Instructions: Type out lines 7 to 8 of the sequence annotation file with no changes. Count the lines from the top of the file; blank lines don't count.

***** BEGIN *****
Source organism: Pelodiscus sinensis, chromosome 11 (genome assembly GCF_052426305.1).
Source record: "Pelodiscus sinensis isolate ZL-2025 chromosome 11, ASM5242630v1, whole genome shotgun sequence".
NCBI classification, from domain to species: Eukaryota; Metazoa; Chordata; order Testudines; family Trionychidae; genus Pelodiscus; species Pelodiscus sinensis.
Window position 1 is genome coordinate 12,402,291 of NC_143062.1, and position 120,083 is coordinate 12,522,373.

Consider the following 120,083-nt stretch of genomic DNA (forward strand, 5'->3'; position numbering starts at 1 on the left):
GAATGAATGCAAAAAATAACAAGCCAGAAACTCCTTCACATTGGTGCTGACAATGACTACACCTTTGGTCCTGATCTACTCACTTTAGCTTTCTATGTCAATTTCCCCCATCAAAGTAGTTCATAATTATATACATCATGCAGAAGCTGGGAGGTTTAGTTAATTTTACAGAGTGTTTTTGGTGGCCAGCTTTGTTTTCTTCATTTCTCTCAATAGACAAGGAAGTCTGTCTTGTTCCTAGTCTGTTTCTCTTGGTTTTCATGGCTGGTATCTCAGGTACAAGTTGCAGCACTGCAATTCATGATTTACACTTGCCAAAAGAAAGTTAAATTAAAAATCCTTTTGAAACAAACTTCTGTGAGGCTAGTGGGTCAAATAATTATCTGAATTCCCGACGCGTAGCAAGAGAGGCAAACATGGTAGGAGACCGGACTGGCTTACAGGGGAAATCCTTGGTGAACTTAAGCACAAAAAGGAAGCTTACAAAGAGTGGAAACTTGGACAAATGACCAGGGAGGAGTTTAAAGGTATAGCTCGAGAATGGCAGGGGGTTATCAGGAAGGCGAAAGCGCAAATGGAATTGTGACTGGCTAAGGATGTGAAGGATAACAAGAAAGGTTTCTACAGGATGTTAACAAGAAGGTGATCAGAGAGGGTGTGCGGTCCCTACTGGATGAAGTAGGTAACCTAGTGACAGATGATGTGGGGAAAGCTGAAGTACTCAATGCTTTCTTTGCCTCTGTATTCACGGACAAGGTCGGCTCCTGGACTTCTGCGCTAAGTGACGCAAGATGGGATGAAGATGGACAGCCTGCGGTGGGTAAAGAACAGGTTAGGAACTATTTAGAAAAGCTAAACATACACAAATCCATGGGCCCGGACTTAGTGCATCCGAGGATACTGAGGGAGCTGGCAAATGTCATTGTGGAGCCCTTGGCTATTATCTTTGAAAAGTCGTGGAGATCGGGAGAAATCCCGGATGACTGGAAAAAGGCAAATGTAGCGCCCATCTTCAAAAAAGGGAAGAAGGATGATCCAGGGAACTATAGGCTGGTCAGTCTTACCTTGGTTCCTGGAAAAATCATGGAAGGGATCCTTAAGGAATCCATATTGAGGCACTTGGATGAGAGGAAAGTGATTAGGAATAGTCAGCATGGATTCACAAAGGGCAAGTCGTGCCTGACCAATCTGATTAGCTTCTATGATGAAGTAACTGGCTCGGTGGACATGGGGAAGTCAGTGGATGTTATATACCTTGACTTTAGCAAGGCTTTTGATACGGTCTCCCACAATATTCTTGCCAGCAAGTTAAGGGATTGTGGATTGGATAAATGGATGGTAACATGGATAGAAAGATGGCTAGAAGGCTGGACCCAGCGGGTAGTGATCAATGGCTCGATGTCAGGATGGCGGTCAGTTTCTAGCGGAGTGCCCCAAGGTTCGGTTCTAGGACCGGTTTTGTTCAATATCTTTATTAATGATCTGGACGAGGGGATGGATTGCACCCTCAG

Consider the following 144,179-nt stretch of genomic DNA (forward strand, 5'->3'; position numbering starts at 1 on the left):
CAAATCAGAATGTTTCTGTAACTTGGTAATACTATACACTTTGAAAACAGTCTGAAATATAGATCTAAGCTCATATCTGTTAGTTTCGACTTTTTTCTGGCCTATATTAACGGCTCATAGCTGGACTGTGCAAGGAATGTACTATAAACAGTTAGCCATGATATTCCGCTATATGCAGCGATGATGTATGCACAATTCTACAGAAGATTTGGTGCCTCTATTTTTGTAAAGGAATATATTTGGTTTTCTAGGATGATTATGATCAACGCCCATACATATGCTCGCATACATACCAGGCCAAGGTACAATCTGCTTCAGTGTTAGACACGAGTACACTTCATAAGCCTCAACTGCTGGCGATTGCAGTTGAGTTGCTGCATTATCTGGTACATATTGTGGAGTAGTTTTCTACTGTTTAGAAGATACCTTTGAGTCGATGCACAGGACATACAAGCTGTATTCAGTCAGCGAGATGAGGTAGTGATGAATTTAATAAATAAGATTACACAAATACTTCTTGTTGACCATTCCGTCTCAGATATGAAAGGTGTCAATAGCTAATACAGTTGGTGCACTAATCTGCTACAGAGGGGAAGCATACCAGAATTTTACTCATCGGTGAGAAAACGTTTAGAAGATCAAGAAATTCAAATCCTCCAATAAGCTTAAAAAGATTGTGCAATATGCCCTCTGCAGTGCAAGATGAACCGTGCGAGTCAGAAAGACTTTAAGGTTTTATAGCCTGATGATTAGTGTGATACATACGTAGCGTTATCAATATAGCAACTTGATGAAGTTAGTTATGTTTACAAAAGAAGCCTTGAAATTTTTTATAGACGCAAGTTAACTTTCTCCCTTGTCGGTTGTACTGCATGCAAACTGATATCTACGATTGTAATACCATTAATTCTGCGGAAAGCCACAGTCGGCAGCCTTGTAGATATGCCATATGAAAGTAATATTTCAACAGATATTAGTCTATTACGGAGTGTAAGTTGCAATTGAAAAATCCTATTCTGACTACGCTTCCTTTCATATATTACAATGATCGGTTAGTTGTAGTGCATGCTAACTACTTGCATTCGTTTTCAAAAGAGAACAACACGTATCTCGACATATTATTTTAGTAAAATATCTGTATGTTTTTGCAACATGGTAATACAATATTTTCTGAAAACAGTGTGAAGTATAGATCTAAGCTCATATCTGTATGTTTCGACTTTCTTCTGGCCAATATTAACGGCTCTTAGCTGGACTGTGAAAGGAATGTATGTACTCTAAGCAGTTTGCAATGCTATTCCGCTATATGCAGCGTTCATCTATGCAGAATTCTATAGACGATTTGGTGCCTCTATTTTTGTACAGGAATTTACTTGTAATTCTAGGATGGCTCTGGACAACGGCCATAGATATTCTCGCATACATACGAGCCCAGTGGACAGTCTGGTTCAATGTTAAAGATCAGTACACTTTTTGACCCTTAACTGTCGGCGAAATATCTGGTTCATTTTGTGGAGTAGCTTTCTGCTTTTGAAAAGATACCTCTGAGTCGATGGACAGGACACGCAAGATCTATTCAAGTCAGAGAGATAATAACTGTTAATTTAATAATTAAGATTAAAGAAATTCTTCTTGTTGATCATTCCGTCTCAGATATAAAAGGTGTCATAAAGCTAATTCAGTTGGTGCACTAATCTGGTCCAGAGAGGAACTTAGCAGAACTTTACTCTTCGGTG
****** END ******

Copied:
Consider the following 144,179-nt stretch of genomic DNA (forward strand, 5'->3'; position numbering starts at 1 on the left):
CAAATCAGAATGTTTCTGTAACTTGGTAATACTATACACTTTGAAAACAGTCTGAAATATAGATCTAAGCTCATATCTGTTAGTTTCGACTTTTTTCTGGCCTATATTAACGGCTCATAGCTGGACTGTGCAAGGAATGTACTATAAACAGTTAGCCATGATATTCCGCTATATGCAGCGATGATGTATGCACAATTCTACAGAAGATTTGGTGCCTCTATTTTTGTAAAGGAATATATTTGGTTTTCTAGGATGATTATGATCAACGCCCATACATATGCTCGCATACATACCAGGCCAAGGTACAATCTGCTTCAGTGTTAGACACGAGTACACTTCATAAGCCTCAACTGCTGGCGATTGCAGTTGAGTTGCTGCATTATCTGGTACATATTGTGGAGTAGTTTTCTACTGTTTAGAAGATACCTTTGAGTCGATGCACAGGACATACAAGCTGTATTCAGTCAGCGAGATGAGGTAGTGATGAATTTAATAAATAAGATTACACAAATACTTCTTGTTGACCATTCCGTCTCAGATATGAAAGGTGTCAATAGCTAATACAGTTGGTGCACTAATCTGCTACAGAGGGGAAGCATACCAGAATTTTACTCATCGGTGAGAAAACGTTTAGAAGATCAAGAAATTCAAATCCTCCAATAAGCTTAAAAAGATTGTGCAATATGCCCTCTGCAGTGCAAGATGAACCGTGCGAGTCAGAAAGACTTTAAGGTTTTATAGCCTGATGATTAGTGTGATACATACGTAGCGTTATCAATATAGCAACTTGATGAAGTTAGTTATGTTTACAAAAGAAGCCTTGAAATTTTTTATAGACGCAAGTTAACTTTCTCCCTTGTCGGTTGTACTGCATGCAAACTGATATCTACGATTGTAATACCATTAATTCTGCGGAAAGCCACAGTCGGCAGCCTTGTAGATATGCCATATGAAAGTAATATTTCAACAGATATTAGTCTATTACGGAGTGTAAGTTGCAATTGAAAAATCCTATTCTGACTACGCTTCCTTTCATATATTACAATGATCGGTTAGTTGTAGTGCATGCTAACTACTTGCATTCGTTTTCAAAAGAGAACAACACGTATCTCGACATATTATTTTAGTAAAATATCTGTATGTTTTTGCAACATGGTAATACAATATTTTCTGAAAACAGTGTGAAGTATAGATCTAAGCTCATATCTGTATGTTTCGACTTTCTTCTGGCCAATATTAACGGCTCTTAGCTGGACTGTGAAAGGAATGTATGTACTCTAAGCAGTTTGCAATGCTATTCCGCTATATGCAGCGTTCATCTATGCAGAATTCTATAGACGATTTGGTGCCTCTATTTTTGTACAGGAATTTACTTGTAATTCTAGGATGGCTCTGGACAACGGCCATAGATATTCTCGCATACATACGAGCCCAGTGGACAGTCTGGTTCAATGTTAAAGATCAGTACACTTTTTGACCCTTAACTGTCGGCGAAATATCTGGTTCATTTTGTGGAGTAGCTTTCTGCTTTTGAAAAGATACCTCTGAGTCGATGGACAGGACACGCAAGATCTATTCAAGTCAGAGAGATAATAACTGTTAATTTAATAATTAAGATTAAAGAAATTCTTCTTGTTGATCATTCCGTCTCAGATATAAAAGGTGTCATAAAGCTAATTCAGTTGGTGCACTAATCTGGTCCAGAGAGGAACTTAGCAGAACTTTACTCTTCGGTG